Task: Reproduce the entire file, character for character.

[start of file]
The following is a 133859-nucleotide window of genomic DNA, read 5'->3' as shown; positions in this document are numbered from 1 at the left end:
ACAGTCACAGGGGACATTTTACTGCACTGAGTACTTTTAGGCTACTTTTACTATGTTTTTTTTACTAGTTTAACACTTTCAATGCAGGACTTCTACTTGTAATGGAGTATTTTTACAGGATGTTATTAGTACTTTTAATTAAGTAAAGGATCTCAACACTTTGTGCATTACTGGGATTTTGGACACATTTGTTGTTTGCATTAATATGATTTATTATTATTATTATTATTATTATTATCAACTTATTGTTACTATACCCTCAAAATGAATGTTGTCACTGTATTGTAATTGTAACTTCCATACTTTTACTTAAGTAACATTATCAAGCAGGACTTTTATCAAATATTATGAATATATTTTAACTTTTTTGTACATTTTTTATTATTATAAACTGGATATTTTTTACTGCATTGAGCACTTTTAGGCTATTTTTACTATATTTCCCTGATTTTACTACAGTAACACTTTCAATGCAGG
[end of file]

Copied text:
The following is a 133859-nucleotide window of genomic DNA, read 5'->3' as shown; positions in this document are numbered from 1 at the left end:
ACAGTCACAGGGGACATTTTACTGCACTGAGTACTTTTAGGCTACTTTTACTATGTTTTTTTTACTAGTTTAACACTTTCAATGCAGGACTTCTACTTGTAATGGAGTATTTTTACAGGATGTTATTAGTACTTTTAATTAAGTAAAGGATCTCAACACTTTGTGCATTACTGGGATTTTGGACACATTTGTTGTTTGCATTAATATGATTTATTATTATTATTATTATTATTATTATCAACTTATTGTTACTATACCCTCAAAATGAATGTTGTCACTGTATTGTAATTGTAACTTCCATACTTTTACTTAAGTAACATTATCAAGCAGGACTTTTATCAAATATTATGAATATATTTTAACTTTTTTGTACATTTTTTATTATTATAAACTGGATATTTTTTACTGCATTGAGCACTTTTAGGCTATTTTTACTATATTTCCCTGATTTTACTACAGTAACACTTTCAATGCAGG